First, mandatory disclosure can discourage firms from embracing potentially objectionable strategies in the first place, because doing so raises the risk of substantial reputational or regulatory consequences. For instance, Ben-Shahar and Schneider criticize hygiene-grade requirements for restaurants on the basis that they do not empower consumers to choose less risky eating establishments. But this claim is not necessarily inconsistent with evidence suggesting that such grades reduce food-borne illness by inducing food establishments to take more care (though the evidence here is indeed mixed). This is hardly the only instance where Ben-Shahar and Schneider criticize disclosure strategies that can have important benefits by enhancing accountability and deterring misconduct, rather than by helping individuals make better decisions. A non-exclusive list of additional examples includes mandatory disclosure of (i) campus crime, (ii) graduation and placement statistics, and (iii) hospital report cards. Further examples of mandatory disclosures that can deter overreaching or misconduct, but which Ben-Shahar and Schneider do not extensively discuss, include mandatory disclosure in the contexts of (i) environmental regulation, (ii) campaign finance law, and (iii) mortgage discrimination.
Second, mandatory disclosure that increases the public accessibility of relevant information can improve the accuracy of prices. This, of course, is the primary rationale for mandatory disclosure in securities markets. Thus, when Ben-Shahar and Schneider criticize mandatory disclosure in securities regulation because most investors don’t read prospectuses, they miss their mark. As above, mandatory disclosure in securities regulation is important even though most investors do not read or understand prospectuses because information contained therein impacts the price of securities due to trading by market arbitragers. Although the link between mandatory disclosure and price accuracy is best illustrated in the context of securities regulation, other examples abound. For instance, mandates requiring home-sellers to disclose relevant information in response to standardized forms may help ensure that the price of a property more accurately reflects its market value.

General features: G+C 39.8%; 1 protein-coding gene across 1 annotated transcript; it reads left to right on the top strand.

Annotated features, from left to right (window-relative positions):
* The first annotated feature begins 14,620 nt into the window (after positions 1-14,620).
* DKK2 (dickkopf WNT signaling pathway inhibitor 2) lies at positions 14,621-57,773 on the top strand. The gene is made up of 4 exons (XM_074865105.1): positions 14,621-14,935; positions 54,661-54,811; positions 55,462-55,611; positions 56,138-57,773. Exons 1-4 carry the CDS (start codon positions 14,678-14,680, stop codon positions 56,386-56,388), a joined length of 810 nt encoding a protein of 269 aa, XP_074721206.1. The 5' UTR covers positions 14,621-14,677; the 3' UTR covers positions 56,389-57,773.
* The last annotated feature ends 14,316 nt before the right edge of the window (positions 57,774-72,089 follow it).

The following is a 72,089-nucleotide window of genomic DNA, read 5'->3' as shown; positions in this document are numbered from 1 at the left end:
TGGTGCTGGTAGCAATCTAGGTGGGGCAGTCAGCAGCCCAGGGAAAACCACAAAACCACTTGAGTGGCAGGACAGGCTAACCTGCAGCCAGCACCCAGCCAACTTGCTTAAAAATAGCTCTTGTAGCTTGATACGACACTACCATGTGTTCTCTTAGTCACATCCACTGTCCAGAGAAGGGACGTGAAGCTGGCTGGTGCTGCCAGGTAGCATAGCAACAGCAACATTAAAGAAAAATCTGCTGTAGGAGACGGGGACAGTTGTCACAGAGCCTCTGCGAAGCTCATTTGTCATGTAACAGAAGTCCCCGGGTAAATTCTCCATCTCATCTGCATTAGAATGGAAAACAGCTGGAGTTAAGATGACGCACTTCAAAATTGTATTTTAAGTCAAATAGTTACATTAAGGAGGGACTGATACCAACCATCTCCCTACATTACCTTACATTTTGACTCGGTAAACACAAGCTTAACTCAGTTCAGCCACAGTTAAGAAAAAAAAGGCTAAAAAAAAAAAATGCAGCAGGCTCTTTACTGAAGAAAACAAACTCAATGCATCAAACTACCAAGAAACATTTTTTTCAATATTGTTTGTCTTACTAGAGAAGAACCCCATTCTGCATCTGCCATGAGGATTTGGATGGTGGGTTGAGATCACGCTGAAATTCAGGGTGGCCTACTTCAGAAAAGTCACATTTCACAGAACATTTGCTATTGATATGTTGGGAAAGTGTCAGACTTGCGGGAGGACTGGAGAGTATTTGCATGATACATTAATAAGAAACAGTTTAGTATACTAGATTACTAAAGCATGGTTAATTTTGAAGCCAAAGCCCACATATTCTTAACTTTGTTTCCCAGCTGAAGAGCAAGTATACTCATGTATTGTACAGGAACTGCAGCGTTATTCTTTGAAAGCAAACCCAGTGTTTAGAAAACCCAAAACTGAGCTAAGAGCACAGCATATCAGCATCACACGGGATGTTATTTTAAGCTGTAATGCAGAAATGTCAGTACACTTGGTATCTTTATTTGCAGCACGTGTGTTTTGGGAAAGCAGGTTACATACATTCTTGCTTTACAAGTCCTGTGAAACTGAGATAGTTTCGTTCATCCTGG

Third, mandatory disclosure can improve individual decision-making indirectly, by empowering consultants, information intermediaries, and computer programs to provide tailored advice to individuals. Thus, the true promise of “smart disclosure” is not that computer programs will provide relevant disclosures to specific consumers (which is how Ben-Shahar and Schneider describe it), but that they will provide precisely the type of personalized advice that Ben-Shahar and Schneider acknowledge to be so useful. Mandatory disclosure can play an especially vital role in facilitating smart disclosure by making standardized, computer-readable data publicly available to potential developers of these tools. This can dramatically decrease costs for those who might develop smart disclosure tools – such as entrepreneurs and public interest groups – and thus enhance competition and market entry in this domain.